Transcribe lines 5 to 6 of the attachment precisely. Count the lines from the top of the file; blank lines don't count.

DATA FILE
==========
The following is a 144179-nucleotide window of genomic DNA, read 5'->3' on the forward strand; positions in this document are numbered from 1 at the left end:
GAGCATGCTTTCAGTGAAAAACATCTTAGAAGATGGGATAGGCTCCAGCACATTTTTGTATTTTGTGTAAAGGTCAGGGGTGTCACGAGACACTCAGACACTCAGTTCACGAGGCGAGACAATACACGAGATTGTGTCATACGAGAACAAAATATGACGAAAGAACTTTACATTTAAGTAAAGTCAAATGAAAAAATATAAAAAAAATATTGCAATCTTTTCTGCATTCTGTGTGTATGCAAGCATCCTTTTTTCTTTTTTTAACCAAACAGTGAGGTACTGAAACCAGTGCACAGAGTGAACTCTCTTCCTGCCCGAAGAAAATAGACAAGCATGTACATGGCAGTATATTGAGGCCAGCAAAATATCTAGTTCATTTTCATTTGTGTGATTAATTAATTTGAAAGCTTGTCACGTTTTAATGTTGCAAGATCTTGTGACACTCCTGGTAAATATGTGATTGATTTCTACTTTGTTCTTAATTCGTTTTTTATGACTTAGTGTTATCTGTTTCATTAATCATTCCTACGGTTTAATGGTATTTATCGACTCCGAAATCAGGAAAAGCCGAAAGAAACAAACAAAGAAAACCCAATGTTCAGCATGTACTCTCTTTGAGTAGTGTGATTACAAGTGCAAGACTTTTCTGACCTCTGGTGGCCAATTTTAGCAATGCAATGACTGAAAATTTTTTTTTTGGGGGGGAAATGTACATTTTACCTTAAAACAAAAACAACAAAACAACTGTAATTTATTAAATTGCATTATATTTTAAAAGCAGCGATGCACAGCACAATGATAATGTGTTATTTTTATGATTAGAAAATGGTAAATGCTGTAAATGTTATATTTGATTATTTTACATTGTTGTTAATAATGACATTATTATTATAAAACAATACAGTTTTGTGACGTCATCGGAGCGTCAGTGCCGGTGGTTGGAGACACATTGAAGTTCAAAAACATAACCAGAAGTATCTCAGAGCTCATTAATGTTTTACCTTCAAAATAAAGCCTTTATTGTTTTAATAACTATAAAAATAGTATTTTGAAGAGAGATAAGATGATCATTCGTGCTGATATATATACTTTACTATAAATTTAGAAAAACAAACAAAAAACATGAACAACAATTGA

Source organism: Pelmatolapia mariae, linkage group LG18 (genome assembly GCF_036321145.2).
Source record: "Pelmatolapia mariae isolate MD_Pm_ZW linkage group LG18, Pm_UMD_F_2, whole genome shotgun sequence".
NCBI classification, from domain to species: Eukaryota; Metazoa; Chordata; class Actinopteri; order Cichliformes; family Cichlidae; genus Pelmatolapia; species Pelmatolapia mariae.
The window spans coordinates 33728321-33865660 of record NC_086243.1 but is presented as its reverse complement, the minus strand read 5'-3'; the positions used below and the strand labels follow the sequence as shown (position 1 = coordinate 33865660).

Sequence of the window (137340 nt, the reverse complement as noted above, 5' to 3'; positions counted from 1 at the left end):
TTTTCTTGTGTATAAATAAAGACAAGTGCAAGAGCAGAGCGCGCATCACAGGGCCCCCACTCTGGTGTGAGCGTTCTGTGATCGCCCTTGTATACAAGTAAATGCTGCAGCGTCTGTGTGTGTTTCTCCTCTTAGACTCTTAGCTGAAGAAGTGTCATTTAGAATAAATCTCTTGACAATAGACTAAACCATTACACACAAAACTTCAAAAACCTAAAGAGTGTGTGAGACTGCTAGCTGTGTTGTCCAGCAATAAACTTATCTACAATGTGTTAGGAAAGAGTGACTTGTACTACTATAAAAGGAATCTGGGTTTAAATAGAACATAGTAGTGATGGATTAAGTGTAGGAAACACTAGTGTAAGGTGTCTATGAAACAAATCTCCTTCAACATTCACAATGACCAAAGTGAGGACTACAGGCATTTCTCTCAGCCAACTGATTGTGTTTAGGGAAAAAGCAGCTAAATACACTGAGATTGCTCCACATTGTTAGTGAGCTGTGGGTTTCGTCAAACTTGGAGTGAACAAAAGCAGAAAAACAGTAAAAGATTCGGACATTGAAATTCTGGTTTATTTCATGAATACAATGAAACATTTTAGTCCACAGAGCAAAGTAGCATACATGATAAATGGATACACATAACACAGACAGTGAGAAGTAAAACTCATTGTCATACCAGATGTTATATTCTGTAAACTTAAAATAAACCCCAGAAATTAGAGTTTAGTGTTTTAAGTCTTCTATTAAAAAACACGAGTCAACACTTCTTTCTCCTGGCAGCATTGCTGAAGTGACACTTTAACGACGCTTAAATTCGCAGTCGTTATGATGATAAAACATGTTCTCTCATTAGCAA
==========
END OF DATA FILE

NCBI classification, from domain to species: Eukaryota; Metazoa; Chordata; class Actinopteri; order Cichliformes; family Cichlidae; genus Pelmatolapia; species Pelmatolapia mariae.
The window spans coordinates 33728321-33865660 of record NC_086243.1 but is presented as its reverse complement, the minus strand read 5'-3'; the positions used below and the strand labels follow the sequence as shown (position 1 = coordinate 33865660).